On February 17th, new EPA Administrator Lisa Jackson agreed to reconsider
EPA's long-standing position that carbon dioxide (CO2) and other green house
gases (GHG) are not currently "subject to regulation" under the Clean Air Act (CAA).
The announcement came in a letter granting a Sierra Club petition for
reconsideration of the Bush EPA's December 18, 2008 interpretive rule, known as
the Johnson Memo, which formally articulated this policy. With over a hundred
pending permits at immediate risk and the hot-button issues of coal and climate
change as a backdrop, EPA's docket for reconsideration will undoubtedly be
flooded with public comment.
The issue of whether GHG regulation is currently required under the New
Source Review provisions of the CAA has been hotly contested by power plant
developers and environmental groups in the Deseret Power case and other CAA
permit proceedings across the country. On November 13, 2008, in the Deseret
Power case, EPA's Environmental Appeals Board (EAB) determined that the CAA is
ambiguous on the question of whether CAA construction permits must address GHGs
and remanded the permit back to EPA for a definitive agency interpretation.
See McGuireWoods' client alerts of
The Bush EPA responded to the Deseret Power decision swiftly, on December 18,
2008, with the Johnson Memo. Nonetheless, last week, the EAB remanded another
power plant permit, citing Deseret Power and holding that the permit record in
that case did not sufficiently address the question of whether GHGs must be
addressed in construction permits under the CAA. In re: Northern Michigan
University Ripley Heating Plant (February 18, 2009).
If the Obama EPA concludes, in the announced docket for reconsideration, that
GHGs are subject to regulation under the Act, the immediate impact would be to
require New Source Review (NSR) permitting and application of Best Available
Control Technology (BACT) to new facilities and major modifications of existing
facilities. Since quantities of GHG emissions tend to be much higher than other
pollutants, application of NSR permitting for GHGs would be expected to be very
widespread and to encompass many types and sizes of facilities not currently
subject to CAA permitting. Sierra Club spokespersons believe EPA can avoid
sweeping thousands of small facilities into permitting by raising the "major
source" applicability thresholds for GHGs to 25,000 tons per year. But as a
legal matter, it's questionable whether EPA has the authority to alter the CAA's
statutory applicability thresholds, thus an amendment to the CAA would be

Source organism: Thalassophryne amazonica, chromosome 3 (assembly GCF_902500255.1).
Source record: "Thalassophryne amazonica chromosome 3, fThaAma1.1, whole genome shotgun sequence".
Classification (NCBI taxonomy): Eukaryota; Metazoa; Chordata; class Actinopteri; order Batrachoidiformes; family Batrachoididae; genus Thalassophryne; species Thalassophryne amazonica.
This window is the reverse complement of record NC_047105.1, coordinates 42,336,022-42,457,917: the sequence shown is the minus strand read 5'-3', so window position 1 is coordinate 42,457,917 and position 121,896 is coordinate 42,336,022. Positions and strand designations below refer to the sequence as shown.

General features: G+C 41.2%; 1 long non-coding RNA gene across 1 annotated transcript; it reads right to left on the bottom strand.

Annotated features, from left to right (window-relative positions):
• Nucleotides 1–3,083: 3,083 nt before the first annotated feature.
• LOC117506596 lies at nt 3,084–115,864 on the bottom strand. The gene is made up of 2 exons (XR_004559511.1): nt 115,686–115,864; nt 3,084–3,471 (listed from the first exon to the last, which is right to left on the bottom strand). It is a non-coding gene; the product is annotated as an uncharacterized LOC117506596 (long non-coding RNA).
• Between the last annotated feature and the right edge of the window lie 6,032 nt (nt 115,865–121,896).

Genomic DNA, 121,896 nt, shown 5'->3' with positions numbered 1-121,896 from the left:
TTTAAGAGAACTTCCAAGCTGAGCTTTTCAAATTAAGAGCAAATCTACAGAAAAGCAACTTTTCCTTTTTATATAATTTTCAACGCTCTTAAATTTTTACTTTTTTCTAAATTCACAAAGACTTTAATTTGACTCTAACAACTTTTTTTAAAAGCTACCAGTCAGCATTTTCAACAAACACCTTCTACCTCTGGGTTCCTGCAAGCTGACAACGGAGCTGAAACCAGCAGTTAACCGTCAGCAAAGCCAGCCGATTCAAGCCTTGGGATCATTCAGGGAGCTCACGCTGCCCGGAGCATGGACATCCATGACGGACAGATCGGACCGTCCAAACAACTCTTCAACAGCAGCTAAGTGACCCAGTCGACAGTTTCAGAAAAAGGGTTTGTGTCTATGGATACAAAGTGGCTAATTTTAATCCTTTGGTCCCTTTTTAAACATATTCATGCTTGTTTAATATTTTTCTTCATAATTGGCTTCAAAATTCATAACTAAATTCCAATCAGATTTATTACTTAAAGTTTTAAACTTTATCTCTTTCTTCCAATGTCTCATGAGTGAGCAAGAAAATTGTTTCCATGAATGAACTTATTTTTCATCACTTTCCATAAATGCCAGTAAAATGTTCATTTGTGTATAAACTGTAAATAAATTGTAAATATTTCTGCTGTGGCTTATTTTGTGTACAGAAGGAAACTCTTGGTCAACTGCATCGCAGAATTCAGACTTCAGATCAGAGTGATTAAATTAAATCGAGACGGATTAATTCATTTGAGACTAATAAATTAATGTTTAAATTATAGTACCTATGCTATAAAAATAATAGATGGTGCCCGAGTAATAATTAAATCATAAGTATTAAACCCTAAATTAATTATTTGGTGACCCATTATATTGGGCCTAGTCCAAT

required to avoid the predicted "permitting nightmare."
The Sierra Club is touting Administrator Jackson's announcement as a signal
that the new Obama EPA will reverse the Agency's long-standing interpretation
and begin applying NSR BACT requirements for GHGs in permit proceedings within
as little as the next six months. The Club characterizes the EAB's remand in
Northern Michigan University as a response to the Jackson's decision, just the
day before, to grant reconsideration. This analysis is a mix of hyperbole and
wishful thinking. The EAB's decisions to remand in both Deseret Power and
Northern Michigan University were based on standard administrative law
principles -- the insufficiency of the permitting records before the EAB.
Obviously, in neither case did the EAB have before it a record that considered
the Johnson Memo which was just issued in December 2008. Nor did either record
include a discussion of the extensive consideration EPA gave to this question in
its Advanced Notice of Proposed Rulemaking published in July 2008 and the many
public comments that were filed in that docket.
EPA's granting of Sierra Club's motion to reconsider the Johnson Memo was
expected by most observers. The Johnson Memo was adopted in the last month of
the Bush Administration without public notice and comment, and thereafter was
immediately challenged on a procedural basis, both before the Agency and in the
D.C. Circuit Court of Appeals. Environmental groups, as well as prominent
politicians, characterized it as an effort to circumvent public input and to tie
the hands of the incoming Obama administration. Thus, it is not surprising that
the new administration would open a docket both to address the procedural
controversy and to maintain control of the issue.
But contrary to Sierra Club's contention, EPA's reconsideration does not
necessarily portend a reversal EPA's long-standing position on GHG regulation
under the CAA. A review of the February 17th letter, together with some of
Administrator Jackson's recent statements, indicate that the Agency is likely to